I have a directory, containing files generated by compiler. During each rebuild this directory gets cleaned and, after build process ls gives me empty output. After I cd out of directory and then back to it ls works right. The questions are:

  1. Is there any other, more elegant way to refresh directory?
  2. What actually happens when files deleted and recreated? Why do I need to cd to see actual directory content?

Your script is most likely removing the directory, and not just the files which are there. So, when you have cd'd into it, and the directory is removed, you do ls on a directory which does not actually exist.

By cd .. and cd (directory) you move up and back into the (newly created) directory, and the files are there as you expect.

The best alternative is instead of cding in and out of the directory, is to add the directory name to your ls command, and run it from the parent directory. So, ls YourSubdirectory instead of just ls.

| improve this answer | |

There is even a shorter way: cd .

| improve this answer | |
  • 3
    Interesting. Like the hummingbird, this, logically, should not work -- and yet it appears that it does. I presume that you know that it works because you've tried it. Do you have any documentation for it? I.e., if I were on the POSIX/bash development team, I would be tempted to consider this a bug. Do you know of any documentation that says that it's supposed to work this way? – G-Man Says 'Reinstate Monica' Mar 21 '15 at 18:27
  • 3
    Like the falcon, this, beautifully, floats above the flowers -- and yet it devours hummingbirds. – Matt Faus Sep 24 '15 at 19:24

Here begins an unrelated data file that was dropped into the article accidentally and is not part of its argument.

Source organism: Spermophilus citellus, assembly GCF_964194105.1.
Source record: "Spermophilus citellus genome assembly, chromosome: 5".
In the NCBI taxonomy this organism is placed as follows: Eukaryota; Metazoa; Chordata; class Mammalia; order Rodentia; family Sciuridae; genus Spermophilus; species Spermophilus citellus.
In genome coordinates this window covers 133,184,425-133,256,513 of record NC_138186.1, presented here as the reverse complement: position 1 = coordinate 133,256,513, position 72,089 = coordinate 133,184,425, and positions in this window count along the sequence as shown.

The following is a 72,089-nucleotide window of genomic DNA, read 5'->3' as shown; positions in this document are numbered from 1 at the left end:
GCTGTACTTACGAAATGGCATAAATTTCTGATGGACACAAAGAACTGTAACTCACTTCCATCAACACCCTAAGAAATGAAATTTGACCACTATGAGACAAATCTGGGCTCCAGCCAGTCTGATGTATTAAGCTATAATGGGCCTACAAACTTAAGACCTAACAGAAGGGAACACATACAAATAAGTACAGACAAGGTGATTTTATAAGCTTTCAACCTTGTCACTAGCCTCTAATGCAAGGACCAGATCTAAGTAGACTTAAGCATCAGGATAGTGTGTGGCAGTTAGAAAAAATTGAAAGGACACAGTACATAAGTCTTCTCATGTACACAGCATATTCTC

• Yes! so perfect – chrismarx Mar 4 '17 at 15:39
  • 1
    This is the better answer. – deddebme Mar 10 '17 at 19:14
  • Ah. I knew it! There had to be a way. Thanks! – andersoyvind Nov 14 '17 at 13:42

It looks odd, but it is short and refreshes the directory:

cd `pwd`

Note those are back ticks, not single quotes around the pwd

| improve this answer | |

What @Kent said or: don't remove the directory but only its contents, this way you can stay in the directory (without "cd .. && cd -") and "ls" does what you expected it to do.

| improve this answer | |

It would be better if you did not remove the directory, but instead of cd ..; cd - you could do cd $PWD.

| improve this answer | |

create an alias refresh="cd .. && cd -" that will go a directory up and then again cd into the previous directory

if you are sure that you will need a listing again you can have

alias refresh="cd .. && cd - && ls -lrt"

once the ailas is create store the alias into your ~/.bashrc file by doing

alias | grep refresh >> ~/.bashrc

so that it is available next time you login.

| improve this answer | |
  • In Unix refresh is out-of-box. – kenorb Mar 21 '15 at 16:16
  • What do you mean by "out-of-box"? When I saw it, I interpreted it to mean "standard"; now I'm wondering what you mean. Define "UNIX". Cygwin does not have a "refresh" command standard (OK, Cygwin is missing a lot of things that are standard in POSIX/*nix/whatever), and neither does my Linux system. – G-Man Says 'Reinstate Monica' Mar 21 '15 at 18:15

Your Answer

By clicking “Post Your Answer”, you agree to our terms of service, privacy policy and cookie policy

Not the answer you're looking for? Browse other questions tagged or ask your own question.